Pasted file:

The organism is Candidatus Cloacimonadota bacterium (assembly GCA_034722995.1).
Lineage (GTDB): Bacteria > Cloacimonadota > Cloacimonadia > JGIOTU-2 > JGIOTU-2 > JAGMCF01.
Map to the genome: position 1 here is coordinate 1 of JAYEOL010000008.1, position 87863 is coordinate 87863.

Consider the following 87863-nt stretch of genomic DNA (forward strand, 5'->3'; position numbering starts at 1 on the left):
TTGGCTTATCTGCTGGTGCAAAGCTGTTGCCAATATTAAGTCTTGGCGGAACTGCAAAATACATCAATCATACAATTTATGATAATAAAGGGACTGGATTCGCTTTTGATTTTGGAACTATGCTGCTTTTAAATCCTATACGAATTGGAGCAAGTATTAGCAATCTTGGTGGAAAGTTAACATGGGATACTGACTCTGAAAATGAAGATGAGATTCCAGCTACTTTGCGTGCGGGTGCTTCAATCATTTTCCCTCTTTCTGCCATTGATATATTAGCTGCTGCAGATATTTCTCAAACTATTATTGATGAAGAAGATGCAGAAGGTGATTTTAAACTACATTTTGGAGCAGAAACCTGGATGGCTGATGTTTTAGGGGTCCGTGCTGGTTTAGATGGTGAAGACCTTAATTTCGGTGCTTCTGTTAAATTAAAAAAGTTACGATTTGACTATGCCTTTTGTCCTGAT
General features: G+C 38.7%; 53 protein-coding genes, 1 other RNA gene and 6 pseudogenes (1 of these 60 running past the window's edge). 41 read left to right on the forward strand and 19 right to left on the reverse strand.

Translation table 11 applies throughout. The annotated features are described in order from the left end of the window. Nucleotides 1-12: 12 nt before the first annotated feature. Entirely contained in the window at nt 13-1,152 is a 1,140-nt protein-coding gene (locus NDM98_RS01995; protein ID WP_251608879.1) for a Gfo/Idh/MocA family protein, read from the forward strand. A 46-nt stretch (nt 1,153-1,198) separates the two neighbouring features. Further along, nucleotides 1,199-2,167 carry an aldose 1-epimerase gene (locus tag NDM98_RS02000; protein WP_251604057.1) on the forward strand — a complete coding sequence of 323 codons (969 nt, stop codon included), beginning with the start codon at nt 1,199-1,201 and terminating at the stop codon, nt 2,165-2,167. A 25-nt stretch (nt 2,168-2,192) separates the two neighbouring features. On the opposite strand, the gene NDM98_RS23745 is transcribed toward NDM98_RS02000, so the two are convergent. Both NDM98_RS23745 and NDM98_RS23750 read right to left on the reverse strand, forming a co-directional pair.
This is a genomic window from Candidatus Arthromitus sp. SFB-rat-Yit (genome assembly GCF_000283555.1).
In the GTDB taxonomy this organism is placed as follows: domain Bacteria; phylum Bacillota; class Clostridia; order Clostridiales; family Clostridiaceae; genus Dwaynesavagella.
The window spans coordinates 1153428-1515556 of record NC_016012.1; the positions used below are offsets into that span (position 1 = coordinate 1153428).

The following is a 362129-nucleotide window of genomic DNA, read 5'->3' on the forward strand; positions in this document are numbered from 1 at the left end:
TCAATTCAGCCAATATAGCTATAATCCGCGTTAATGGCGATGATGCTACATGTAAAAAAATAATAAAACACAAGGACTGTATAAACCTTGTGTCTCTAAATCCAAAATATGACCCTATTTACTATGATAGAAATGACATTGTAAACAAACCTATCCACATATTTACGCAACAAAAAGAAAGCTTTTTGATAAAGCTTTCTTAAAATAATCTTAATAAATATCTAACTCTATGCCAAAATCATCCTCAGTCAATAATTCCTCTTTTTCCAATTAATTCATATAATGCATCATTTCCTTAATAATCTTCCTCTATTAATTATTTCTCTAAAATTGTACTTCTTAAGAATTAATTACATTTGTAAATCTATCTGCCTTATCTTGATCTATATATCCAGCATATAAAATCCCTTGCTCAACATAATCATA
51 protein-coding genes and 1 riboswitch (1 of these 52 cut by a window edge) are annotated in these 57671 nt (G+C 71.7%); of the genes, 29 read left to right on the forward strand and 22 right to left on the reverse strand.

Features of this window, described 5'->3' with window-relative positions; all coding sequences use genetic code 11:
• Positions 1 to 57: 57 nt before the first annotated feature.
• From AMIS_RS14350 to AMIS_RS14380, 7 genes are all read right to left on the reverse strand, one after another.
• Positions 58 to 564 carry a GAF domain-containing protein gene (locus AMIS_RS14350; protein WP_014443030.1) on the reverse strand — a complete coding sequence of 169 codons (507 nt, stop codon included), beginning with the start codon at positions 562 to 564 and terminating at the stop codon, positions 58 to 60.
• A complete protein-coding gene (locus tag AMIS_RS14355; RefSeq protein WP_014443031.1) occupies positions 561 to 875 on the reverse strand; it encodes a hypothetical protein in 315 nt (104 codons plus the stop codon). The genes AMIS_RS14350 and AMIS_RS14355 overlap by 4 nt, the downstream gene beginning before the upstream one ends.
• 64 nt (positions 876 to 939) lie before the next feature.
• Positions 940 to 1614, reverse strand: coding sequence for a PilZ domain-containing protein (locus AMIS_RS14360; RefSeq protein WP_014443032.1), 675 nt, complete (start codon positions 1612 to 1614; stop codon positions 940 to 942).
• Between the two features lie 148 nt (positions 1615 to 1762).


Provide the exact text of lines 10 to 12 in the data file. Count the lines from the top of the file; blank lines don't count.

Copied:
The window spans coordinates 1153428-1515556 of record NC_016012.1; the positions used below are offsets into that span (position 1 = coordinate 1153428).

The following is a 362129-nucleotide window of genomic DNA, read 5'->3' on the forward strand; positions in this document are numbered from 1 at the left end:
TCAATTCAGCCAATATAGCTATAATCCGCGTTAATGGCGATGATGCTACATGTAAAAAAATAATAAAACACAAGGACTGTATAAACCTTGTGTCTCTAAATCCAAAATATGACCCTATTTACTATGATAGAAATGACATTGTAAACAAACCTATCCACATATTTACGCAACAAAAAGAAAGCTTTTTGATAAAGCTTTCTTAAAATAATCTTAATAAATATCTAACTCTATGCCAAAATCATCCTCAGTCAATAATTCCTCTTTTTCCAATTAATTCATATAATGCATCATTTCCTTAATAATCTTCCTCTATTAATTATTTCTCTAAAATTGTACTTCTTAAGAATTAATTACATTTGTAAATCTATCTGCCTTATCTTGATCTATATATCCAGCATATAAAATCCCTTGCTCAACATAATCATA